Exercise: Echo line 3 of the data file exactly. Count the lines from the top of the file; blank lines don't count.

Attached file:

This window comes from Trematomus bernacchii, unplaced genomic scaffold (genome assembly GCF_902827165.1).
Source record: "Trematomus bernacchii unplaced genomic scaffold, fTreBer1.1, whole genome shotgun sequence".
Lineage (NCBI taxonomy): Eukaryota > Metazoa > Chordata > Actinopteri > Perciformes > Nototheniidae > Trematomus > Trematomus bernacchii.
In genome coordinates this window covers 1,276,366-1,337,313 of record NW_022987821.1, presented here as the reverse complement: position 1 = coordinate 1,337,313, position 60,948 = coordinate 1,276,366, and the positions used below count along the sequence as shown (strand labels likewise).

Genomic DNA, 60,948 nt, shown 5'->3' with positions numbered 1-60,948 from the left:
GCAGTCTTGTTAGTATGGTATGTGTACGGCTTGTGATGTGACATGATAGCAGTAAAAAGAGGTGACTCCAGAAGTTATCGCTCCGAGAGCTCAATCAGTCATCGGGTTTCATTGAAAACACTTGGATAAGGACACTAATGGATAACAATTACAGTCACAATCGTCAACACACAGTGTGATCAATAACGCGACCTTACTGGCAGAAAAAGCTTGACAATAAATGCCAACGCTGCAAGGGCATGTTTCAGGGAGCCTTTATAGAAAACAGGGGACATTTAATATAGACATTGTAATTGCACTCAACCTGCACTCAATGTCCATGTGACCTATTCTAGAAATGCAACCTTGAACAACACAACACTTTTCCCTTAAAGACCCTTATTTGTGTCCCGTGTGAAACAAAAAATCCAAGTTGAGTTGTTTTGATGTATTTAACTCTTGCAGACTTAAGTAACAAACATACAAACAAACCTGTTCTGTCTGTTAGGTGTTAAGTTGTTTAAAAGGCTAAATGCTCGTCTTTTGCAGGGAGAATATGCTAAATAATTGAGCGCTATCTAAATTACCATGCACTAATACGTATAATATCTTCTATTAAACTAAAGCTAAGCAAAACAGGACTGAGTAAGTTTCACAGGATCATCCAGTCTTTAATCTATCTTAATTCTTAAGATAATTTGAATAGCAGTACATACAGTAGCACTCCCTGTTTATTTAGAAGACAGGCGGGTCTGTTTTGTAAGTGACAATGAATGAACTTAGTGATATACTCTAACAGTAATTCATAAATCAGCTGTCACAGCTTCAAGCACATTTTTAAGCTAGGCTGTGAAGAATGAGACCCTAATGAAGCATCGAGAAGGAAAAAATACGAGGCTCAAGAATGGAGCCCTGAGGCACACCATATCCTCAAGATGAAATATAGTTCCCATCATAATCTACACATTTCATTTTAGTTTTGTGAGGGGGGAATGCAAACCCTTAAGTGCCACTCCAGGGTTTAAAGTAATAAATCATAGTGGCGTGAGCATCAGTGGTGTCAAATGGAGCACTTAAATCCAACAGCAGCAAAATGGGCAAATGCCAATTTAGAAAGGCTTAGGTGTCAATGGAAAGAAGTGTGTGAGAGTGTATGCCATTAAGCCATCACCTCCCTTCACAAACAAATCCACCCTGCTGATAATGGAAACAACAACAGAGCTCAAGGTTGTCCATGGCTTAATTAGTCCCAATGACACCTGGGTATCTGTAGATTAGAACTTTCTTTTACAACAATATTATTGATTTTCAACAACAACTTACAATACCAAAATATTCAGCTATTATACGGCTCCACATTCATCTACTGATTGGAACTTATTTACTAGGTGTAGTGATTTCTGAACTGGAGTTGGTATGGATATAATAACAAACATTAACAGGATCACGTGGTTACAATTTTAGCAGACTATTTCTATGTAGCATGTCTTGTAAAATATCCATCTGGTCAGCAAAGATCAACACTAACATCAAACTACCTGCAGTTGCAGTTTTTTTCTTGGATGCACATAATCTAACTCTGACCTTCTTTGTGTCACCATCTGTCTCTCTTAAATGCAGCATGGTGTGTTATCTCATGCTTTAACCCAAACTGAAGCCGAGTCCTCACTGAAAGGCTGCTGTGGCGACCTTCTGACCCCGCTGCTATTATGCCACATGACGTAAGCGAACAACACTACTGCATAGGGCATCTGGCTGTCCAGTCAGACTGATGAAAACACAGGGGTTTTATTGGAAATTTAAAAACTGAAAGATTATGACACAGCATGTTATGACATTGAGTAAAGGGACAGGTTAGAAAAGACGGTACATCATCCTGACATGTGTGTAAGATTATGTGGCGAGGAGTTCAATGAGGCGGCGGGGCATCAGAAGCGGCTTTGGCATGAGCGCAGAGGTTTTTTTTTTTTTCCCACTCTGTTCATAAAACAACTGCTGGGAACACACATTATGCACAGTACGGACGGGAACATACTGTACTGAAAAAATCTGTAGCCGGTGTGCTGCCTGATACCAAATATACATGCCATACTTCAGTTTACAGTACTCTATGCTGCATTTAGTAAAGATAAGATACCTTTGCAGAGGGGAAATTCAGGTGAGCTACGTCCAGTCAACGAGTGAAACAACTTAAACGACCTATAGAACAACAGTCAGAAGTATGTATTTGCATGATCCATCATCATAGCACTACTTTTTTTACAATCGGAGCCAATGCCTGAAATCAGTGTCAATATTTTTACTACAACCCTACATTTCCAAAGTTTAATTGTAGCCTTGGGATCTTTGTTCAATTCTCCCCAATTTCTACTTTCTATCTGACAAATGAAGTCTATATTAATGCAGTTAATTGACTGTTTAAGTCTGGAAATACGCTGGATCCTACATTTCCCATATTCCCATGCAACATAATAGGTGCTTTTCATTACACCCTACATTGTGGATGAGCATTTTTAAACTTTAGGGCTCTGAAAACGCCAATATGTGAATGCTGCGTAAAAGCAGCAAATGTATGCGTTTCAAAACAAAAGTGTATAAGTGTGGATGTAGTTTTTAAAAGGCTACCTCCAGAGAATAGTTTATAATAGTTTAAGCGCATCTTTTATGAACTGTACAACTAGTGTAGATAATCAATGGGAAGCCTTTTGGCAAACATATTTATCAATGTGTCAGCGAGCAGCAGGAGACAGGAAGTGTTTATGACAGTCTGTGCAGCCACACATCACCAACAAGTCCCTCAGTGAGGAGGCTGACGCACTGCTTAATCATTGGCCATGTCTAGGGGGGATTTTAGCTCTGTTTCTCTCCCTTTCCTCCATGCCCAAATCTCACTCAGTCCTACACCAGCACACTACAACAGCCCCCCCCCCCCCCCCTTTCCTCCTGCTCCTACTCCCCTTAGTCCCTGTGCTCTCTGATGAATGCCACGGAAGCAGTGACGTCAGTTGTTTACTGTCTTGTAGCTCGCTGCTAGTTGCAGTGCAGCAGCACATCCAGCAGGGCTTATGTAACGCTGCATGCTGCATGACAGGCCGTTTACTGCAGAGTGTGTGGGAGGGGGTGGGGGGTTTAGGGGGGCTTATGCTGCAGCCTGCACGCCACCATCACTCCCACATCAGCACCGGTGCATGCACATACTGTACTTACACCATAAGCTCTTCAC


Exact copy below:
Lineage (NCBI taxonomy): Eukaryota > Metazoa > Chordata > Actinopteri > Perciformes > Nototheniidae > Trematomus > Trematomus bernacchii.